Sunday, October 15, 2006

Orlando's Doctors

Several doctors have set up their practices in Orlando. So far we have information on Drs. Furbee, Trimble and Peck. Joy Gilchrist also names Brothers Charles and James Rusimell and Russ Meizleo as Orlando practioners.1

Dr. Gilbert Furbee, (shown at the left at Webster Springs with his wife Bessie, and their two children, Lilli Belle and Presley) was an early, possibly the first, doctor to locate and practice in Orlando. We don't know what years he was in Orlando, but it must have been near the beginning of the 20th century. We know that at the age of 32 the 1910 census finds him in Larimer County, Colorado and, according to David Parmer, by 1913 he was practicing medicine in Preston County, West Virginia. He died there in 1918 of tuberculosis at the age of 40.2

It is interesting that Dr. Stanton Trimble also practiced medicine in Colorado around 1910. (The saddle bags Dr. Trimble used in Colorado to carry his medical supplies in the Rocky Mountains are now on display in a doctor's office in Douglasville, Georgia.) Dr. Trimble returned east to practice medicine in Orlando during the late 1910s or early 1920s. I recall that Doc Trimble was my grandparents' doctor into the 1950s, and Charles McNemar knows Doc Trimble delivered his dad in 1927.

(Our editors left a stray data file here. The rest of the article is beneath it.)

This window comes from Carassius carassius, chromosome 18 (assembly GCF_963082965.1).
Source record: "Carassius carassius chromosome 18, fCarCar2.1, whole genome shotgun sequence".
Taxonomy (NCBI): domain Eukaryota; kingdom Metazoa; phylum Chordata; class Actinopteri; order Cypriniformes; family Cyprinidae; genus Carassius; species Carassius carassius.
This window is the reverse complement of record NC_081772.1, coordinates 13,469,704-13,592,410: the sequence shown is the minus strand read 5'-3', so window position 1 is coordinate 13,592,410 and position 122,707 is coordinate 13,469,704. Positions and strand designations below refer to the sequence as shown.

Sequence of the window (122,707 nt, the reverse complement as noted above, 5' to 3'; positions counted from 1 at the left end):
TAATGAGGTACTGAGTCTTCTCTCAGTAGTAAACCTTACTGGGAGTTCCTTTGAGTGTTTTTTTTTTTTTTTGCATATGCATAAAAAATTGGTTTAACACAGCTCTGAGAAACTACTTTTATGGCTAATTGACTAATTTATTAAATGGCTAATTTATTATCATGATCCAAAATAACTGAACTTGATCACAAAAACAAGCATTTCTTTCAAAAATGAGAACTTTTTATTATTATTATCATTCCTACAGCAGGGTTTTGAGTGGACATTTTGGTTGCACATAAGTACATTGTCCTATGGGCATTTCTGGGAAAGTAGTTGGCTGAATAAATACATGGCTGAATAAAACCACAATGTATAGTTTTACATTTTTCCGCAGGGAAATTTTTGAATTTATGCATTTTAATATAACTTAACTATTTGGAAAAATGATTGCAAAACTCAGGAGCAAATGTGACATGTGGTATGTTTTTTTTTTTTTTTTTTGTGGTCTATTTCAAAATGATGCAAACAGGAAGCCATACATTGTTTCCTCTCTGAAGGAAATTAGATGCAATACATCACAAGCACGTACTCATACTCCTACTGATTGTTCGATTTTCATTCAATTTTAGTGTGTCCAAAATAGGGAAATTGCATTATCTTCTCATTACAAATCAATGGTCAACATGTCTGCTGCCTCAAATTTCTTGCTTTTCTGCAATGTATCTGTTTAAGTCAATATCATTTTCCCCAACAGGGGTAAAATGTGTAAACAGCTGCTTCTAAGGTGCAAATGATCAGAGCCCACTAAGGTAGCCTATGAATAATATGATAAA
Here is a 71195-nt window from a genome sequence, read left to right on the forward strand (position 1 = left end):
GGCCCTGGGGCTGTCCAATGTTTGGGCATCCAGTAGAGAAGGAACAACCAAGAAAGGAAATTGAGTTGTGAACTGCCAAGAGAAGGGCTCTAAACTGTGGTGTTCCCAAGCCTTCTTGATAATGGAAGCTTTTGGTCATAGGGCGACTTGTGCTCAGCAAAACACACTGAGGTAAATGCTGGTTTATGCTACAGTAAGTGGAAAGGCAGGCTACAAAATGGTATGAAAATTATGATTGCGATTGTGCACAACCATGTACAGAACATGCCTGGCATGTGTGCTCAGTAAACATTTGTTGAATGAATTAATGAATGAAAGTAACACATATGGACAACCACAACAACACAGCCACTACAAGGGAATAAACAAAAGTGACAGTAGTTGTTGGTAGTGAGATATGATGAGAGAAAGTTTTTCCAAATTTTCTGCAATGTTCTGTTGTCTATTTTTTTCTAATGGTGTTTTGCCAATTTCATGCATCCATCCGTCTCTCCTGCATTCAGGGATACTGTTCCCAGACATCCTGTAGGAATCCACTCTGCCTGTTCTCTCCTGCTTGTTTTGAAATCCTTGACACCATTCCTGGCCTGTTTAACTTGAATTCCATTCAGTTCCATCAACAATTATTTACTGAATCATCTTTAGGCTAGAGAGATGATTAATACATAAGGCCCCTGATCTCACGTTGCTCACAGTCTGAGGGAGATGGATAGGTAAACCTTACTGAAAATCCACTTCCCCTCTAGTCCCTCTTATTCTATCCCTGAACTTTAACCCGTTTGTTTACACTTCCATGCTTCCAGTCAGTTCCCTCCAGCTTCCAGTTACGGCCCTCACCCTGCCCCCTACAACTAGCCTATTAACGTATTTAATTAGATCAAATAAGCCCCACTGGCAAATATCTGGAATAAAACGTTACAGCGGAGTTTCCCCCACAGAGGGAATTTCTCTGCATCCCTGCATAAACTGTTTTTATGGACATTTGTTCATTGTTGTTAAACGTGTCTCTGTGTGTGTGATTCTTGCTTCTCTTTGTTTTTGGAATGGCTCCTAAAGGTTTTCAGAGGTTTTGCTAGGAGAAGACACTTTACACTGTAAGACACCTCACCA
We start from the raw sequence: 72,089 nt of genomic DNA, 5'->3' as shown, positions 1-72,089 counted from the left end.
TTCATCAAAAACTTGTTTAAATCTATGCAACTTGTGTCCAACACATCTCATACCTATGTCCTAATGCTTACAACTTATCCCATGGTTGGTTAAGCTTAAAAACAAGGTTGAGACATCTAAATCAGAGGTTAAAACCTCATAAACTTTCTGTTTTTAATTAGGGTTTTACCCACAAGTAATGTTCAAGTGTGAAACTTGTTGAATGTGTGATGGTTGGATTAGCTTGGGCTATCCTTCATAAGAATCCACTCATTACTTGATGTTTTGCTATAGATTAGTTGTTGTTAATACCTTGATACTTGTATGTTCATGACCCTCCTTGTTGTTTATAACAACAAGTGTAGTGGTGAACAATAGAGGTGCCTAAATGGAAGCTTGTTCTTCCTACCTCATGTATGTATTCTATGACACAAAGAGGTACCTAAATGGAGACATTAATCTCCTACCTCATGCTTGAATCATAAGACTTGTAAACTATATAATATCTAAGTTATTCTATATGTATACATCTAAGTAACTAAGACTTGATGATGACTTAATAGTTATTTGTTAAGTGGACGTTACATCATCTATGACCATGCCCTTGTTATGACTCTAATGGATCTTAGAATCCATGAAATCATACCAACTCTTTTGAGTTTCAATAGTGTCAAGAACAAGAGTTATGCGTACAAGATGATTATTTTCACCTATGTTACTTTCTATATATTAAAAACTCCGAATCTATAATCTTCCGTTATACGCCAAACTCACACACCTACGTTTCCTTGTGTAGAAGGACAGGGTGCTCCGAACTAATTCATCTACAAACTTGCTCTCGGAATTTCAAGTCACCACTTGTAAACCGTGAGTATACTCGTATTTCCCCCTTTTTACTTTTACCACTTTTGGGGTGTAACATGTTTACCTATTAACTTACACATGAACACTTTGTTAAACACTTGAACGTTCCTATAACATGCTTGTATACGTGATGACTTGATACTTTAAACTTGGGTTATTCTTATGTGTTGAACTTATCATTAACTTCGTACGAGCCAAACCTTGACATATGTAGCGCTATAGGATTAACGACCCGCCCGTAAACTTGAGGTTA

The Trimbles' two children, Stanton and Mary Elizabeth, (pictured to the right with their father) were born when he practiced in Orlando. Clora Henline, daughter of Beham and Samantha Henline, provided day care for the children.

Dr. Trimble was a member of Burnsville's IOOF and a leader in his community. He was also an inventor of sorts, having invented a tool to remove clincher tires from clincher rims on early automobiles. This invention became obsolete with the invention of the balloon tires for automobiles. Doc Trimble was also noted for the 1937 Chevrolet he drove very slowly around Burnsville and adjoining areas. Dr. Trimble practiced medicine and provided pharmacy services at the Burnsville Pharmacy until the time of his death.

Charles McNemar points us to a bio of Doc Trimble.

Dr. BenjaminWilliam Peck 's Orlando practice, even after he moved to Burnsville, is remembered warmly in an article about Masell (Parmer) Bennett in Lewis County West Virginia, Her People and Places, edited by Joy Stalnacker (pg 58). A photo and more information about Dr Peck will be added when they become available

Thanks to David Parmer for both photos and part of the research. Thanks to Charles Nemar for more research.

1. Lewis County West Virginia by Joy Gilchrist (pg 146)
2. Rootsweb family tree Gary Bond's Ancestors and Their Descendants

See also
Feb 26 '06 Smallpox in Confluence
May '06 The Last Midwife

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